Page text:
The Wessex Wire

The Student News Site of West Essex Regional High School

The Wessex Wire

The Wessex Wire

OPINION: Beware of TikTok Shop: Marketing tactic poses danger

Illustration by Nicolette Capalbo
TikTok Shop uses predatory marketing strategies to draw in consumers looking to buy cheap products recommended by other users.

Easy access, low prices, luxury brands—the appeal of TikTok Shop seems to be universal. Unfortunately, behind these alluring qualities are counterfeit goods and predator marketing strategies. Considering TikTok’s young audience, the people being targeted are more vulnerable to the advertising used by TikTok Shop and other massive e-commerce stores like Temu and Flip Shop. While more transparency with consumers would be ideal, it is highly unlikely that these online hubs will stop their intensive advertising. Instead, consumers need to be more vigilant when shopping online and look out for other fellow shoppers.

Many of these online stores rely on referrals from other consumers to drive business. The customer who originally shared the product is rewarded with either gift cards or commission once they convince other people to buy the products. With this incentive offered, many consumers are recommending products that may not actually be high quality just to make quick money. This kind of advertising is expected from influencers with large followings, who are paid to recommend products and make their livelihood off of it. However, these e-commerce shops are giving average people money to promote products, turning them into “influencers” themselves that are getting harder to trust. Many online shoppers are conflicted about whether or not to believe these testimonials, as the appeal of regular people promoting a product just because they like it no longer exists. Every product testimonial is now associated with commission and has lost the trust of many.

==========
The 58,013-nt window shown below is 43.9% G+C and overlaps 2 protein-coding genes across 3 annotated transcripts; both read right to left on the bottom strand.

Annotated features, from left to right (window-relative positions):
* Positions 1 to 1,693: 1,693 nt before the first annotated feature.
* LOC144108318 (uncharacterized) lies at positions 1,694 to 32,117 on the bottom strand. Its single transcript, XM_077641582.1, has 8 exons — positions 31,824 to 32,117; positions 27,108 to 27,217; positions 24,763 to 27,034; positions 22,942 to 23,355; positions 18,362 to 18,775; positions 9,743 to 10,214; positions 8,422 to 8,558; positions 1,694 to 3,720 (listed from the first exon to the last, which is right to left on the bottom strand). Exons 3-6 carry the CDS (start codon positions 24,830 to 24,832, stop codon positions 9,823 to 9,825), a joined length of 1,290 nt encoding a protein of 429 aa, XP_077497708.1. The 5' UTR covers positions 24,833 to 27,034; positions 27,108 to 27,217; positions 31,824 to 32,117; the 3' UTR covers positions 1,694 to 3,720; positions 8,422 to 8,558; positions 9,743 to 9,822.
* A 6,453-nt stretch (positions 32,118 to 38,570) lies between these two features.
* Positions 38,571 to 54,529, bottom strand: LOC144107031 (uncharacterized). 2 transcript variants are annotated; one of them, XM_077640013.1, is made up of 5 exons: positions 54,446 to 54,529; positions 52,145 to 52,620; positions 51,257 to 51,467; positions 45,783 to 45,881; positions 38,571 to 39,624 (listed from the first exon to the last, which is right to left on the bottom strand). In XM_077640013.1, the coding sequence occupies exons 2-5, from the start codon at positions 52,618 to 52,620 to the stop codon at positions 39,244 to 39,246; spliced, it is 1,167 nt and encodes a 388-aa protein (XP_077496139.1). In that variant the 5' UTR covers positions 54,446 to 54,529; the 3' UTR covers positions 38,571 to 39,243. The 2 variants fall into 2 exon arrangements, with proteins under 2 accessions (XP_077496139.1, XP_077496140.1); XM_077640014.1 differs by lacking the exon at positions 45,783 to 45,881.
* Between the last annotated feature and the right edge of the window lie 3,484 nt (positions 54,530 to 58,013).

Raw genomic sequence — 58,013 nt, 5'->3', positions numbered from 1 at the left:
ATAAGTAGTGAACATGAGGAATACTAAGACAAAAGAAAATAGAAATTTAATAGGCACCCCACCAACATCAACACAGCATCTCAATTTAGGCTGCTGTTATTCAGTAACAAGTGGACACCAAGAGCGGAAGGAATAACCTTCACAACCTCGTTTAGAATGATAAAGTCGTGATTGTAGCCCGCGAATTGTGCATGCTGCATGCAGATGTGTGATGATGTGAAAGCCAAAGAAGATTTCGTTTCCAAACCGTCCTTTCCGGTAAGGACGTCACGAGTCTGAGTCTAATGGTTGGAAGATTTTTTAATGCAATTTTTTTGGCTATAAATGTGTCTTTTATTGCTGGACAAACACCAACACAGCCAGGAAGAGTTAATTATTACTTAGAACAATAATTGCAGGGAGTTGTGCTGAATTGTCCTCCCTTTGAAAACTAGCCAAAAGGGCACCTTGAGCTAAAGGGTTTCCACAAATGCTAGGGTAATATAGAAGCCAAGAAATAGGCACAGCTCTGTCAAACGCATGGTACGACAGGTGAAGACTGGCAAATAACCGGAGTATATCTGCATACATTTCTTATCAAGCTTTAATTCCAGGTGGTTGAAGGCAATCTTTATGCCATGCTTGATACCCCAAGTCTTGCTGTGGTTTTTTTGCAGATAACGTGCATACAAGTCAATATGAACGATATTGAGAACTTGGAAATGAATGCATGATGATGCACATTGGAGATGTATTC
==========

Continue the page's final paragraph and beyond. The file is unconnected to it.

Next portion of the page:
However, these e-commerce shops are giving average people money to promote products, turning them into “influencers” themselves that are getting harder to trust.

This new practice does have its benefits, serving as a form of passive income for people looking to make some extra money. However, consumers have a responsibility to only recommend products that are high quality, rather than trying to make commission on bad or counterfeit goods. This fact is especially true when it comes to cosmetic and makeup products. Numerous people online have compared the product that they bought directly from the retailer to the item they were influenced to buy from TikTok Shop. There were obvious differences in the formula and texture, but the products shared the same ingredient list on the packaging. Consumers were rightfully terrified, as it is clear that the product from TikTok Shop must have other ingredients that were not disclosed. While they contemplated throwing away the product and therefore the money they spent on it, the “influencer” on the other side of the screen made money off of recommending the counterfeit goods to others online.

It is important to stand strong against the aggressive advertising and money-making ploys used by these companies and instead look out for fellow consumers. The bond between consumers weakens every time someone makes a video promoting a product they know isn’t good. Instead of continuously giving profit to massive online shops, consumers should refocus on recommending products that are actually good. 

Behind the Byline
Brooke Kupferberg
Brooke Kupferberg, Editor-in-Chief
Brooke Kupferberg is the 2024-2025 Editor-in-Chief for The Wessex Wire. She enjoys listening to music, spending time with friends and family and taking naps. She also plays tennis for the school team and loves watching her favorite TV show “Friends”.
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